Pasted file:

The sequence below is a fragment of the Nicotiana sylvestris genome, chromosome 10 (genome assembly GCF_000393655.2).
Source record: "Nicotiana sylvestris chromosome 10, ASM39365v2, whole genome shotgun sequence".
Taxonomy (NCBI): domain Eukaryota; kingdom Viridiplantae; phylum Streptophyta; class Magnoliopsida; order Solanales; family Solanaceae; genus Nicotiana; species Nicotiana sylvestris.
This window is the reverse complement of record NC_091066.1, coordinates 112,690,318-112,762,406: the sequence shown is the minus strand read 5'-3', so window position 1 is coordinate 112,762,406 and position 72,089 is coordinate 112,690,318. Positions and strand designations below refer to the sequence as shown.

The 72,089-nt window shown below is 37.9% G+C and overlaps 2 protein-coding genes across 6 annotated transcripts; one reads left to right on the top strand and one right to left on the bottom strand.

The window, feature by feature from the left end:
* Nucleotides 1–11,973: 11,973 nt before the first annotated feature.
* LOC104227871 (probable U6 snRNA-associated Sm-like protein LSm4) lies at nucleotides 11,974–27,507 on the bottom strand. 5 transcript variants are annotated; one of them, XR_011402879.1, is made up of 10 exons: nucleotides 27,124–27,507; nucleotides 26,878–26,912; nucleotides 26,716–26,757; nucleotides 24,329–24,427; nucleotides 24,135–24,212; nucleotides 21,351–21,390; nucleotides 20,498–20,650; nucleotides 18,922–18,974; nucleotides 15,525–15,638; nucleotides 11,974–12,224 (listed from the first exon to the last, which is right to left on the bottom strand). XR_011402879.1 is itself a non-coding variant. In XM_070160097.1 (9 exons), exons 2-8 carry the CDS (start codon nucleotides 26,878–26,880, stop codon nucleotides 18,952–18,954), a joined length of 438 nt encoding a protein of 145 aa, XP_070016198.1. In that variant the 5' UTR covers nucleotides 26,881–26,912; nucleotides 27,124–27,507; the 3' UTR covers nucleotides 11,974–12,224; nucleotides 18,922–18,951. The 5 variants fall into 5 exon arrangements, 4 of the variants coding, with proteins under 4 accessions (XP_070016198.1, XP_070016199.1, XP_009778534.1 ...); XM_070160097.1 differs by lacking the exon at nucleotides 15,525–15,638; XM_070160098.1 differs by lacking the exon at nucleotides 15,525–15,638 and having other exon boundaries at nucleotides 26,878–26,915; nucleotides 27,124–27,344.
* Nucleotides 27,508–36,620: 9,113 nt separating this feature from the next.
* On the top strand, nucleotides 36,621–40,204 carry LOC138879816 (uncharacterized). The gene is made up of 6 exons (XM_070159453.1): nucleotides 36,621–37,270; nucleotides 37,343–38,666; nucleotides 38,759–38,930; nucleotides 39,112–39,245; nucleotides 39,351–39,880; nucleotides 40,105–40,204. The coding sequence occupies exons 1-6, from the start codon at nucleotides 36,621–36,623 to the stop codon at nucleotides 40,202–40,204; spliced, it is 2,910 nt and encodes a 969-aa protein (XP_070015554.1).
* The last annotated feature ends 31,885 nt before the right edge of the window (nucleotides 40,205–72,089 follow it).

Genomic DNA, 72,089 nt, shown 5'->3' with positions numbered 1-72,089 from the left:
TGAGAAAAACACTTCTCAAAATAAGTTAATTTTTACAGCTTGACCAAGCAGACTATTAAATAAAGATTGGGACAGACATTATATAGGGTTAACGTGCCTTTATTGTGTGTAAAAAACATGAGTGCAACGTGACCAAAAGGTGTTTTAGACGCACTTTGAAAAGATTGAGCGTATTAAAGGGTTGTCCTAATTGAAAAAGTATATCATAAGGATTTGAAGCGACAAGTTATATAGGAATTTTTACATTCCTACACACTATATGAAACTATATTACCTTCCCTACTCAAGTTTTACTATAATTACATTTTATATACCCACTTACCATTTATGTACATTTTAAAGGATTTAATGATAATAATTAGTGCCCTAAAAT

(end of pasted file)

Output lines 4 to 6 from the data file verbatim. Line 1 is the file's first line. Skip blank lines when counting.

This window is the reverse complement of record NC_091066.1, coordinates 112,690,318-112,762,406: the sequence shown is the minus strand read 5'-3', so window position 1 is coordinate 112,762,406 and position 72,089 is coordinate 112,690,318. Positions and strand designations below refer to the sequence as shown.

The 72,089-nt window shown below is 37.9% G+C and overlaps 2 protein-coding genes across 6 annotated transcripts; one reads left to right on the top strand and one right to left on the bottom strand.

The window, feature by feature from the left end: